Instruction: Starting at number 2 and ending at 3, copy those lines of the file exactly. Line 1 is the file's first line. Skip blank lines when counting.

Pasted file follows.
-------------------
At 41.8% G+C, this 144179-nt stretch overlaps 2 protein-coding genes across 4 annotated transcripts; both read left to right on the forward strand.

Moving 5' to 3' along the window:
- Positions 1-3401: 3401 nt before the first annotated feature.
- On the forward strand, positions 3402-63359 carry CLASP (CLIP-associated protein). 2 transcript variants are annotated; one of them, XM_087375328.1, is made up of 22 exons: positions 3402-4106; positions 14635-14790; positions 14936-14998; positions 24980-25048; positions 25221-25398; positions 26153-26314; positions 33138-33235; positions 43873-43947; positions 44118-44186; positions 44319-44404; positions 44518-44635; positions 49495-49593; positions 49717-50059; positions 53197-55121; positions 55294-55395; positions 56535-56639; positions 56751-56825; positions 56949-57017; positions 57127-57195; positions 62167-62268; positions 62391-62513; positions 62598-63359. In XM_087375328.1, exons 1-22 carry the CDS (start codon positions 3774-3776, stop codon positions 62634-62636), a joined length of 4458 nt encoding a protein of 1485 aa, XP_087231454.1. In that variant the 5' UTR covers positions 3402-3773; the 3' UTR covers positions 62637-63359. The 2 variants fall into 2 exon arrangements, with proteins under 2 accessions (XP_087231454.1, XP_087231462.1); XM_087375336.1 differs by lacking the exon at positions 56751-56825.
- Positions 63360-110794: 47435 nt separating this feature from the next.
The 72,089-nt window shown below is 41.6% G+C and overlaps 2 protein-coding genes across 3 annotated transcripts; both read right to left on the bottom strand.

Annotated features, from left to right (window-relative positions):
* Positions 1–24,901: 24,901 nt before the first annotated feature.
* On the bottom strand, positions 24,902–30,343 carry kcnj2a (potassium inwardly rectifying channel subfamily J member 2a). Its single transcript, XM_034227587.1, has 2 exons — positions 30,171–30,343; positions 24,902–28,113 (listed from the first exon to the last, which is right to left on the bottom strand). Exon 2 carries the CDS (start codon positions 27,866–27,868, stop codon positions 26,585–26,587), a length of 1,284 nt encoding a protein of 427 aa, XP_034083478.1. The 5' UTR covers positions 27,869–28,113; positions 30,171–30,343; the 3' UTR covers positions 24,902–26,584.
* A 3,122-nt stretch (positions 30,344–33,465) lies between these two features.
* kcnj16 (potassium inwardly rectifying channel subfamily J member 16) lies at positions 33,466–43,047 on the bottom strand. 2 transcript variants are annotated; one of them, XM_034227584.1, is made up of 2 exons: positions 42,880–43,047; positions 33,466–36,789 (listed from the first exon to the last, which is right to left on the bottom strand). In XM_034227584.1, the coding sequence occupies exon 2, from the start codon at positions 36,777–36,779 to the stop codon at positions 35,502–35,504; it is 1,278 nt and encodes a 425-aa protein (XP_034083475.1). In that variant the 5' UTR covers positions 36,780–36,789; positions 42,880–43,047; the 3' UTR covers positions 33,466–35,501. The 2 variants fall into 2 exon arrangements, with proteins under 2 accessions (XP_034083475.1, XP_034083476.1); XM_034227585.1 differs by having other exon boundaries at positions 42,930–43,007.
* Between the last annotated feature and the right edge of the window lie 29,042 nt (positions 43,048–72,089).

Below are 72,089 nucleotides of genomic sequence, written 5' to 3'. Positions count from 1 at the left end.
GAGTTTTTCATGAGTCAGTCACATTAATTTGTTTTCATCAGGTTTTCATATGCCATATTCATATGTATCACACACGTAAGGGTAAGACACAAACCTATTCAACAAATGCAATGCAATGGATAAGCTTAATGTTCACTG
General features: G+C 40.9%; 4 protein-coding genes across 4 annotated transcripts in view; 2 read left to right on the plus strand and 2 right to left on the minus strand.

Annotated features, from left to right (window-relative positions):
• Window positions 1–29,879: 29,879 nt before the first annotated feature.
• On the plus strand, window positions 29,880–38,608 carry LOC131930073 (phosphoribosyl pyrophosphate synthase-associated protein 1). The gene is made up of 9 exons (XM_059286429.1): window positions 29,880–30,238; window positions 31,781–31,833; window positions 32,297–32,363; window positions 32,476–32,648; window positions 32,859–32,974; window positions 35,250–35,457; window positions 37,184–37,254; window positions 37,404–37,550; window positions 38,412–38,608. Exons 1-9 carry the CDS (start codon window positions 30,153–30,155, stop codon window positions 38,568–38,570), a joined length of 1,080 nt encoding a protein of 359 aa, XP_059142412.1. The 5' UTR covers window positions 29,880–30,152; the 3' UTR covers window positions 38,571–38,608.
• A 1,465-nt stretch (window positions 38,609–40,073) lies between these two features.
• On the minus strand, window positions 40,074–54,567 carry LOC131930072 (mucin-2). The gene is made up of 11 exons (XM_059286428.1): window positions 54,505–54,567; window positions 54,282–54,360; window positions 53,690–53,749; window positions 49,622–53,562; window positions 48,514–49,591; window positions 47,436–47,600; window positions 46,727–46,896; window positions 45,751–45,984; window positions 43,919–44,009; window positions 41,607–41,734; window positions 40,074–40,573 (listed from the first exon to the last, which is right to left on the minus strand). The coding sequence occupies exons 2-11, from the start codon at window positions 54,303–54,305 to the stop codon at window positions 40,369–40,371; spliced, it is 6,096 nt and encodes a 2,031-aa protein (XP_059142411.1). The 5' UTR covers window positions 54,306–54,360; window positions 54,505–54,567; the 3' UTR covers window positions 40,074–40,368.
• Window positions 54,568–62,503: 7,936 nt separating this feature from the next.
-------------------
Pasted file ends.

Moving 5' to 3' along the window:
- Positions 1-3401: 3401 nt before the first annotated feature.